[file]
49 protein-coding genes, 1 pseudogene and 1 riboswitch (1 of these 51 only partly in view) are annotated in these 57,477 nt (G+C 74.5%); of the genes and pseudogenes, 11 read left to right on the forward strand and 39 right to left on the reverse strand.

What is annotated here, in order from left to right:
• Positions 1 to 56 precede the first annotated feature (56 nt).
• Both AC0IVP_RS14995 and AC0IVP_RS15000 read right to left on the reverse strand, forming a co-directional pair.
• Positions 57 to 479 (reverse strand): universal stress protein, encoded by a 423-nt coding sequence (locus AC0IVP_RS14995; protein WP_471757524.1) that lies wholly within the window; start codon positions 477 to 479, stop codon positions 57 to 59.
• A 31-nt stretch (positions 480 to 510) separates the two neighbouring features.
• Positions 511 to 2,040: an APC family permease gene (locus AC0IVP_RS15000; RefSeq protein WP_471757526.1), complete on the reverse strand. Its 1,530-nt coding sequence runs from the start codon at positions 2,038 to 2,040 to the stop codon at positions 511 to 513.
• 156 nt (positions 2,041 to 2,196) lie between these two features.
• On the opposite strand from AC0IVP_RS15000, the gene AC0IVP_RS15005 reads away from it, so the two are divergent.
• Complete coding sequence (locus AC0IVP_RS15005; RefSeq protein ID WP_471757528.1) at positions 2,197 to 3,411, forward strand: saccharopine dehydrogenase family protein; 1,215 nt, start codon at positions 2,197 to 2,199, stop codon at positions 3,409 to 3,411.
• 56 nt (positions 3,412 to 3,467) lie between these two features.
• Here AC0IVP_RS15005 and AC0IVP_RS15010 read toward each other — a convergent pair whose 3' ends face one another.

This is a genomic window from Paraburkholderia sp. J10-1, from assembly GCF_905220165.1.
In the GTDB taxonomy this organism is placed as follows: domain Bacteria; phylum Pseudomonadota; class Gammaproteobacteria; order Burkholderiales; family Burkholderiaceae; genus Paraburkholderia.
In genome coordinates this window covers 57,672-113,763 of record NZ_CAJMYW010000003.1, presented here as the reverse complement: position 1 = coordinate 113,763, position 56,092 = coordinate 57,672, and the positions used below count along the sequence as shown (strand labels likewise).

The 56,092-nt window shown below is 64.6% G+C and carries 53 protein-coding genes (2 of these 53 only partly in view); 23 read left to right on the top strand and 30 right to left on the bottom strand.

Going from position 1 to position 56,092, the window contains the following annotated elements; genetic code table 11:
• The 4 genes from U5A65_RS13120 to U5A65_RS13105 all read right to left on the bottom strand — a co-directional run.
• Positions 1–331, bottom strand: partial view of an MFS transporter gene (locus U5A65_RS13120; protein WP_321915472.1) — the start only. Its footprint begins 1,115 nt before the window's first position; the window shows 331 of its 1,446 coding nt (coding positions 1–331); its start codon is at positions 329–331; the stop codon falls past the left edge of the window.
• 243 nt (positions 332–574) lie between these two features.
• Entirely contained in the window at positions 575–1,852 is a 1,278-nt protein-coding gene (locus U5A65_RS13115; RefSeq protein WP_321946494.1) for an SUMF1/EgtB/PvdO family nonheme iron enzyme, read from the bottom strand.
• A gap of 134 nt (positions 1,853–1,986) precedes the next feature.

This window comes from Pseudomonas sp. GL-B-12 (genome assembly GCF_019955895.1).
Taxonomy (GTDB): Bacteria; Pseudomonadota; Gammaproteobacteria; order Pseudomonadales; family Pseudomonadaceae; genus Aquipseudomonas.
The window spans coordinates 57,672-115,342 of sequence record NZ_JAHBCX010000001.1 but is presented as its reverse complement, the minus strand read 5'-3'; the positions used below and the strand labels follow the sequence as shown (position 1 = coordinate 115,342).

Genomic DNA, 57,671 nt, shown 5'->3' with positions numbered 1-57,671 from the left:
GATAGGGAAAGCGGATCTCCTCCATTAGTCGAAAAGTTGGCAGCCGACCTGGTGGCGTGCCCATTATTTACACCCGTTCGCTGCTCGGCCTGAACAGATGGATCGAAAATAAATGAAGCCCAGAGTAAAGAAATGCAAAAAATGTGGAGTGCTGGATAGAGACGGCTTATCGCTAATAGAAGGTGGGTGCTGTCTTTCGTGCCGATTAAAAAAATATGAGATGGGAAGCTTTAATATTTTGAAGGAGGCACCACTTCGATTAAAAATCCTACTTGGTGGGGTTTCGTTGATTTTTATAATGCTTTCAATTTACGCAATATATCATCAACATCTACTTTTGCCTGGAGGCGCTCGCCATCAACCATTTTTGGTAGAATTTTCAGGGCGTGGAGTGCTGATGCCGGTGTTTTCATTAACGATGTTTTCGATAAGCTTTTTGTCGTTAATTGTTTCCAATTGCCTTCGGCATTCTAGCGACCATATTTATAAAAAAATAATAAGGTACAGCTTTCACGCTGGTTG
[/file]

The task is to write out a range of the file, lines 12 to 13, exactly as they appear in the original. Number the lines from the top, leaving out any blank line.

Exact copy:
• Here AC0IVP_RS15005 and AC0IVP_RS15010 read toward each other — a convergent pair whose 3' ends face one another.

This is a genomic window from Paraburkholderia sp. J10-1, from assembly GCF_905220165.1.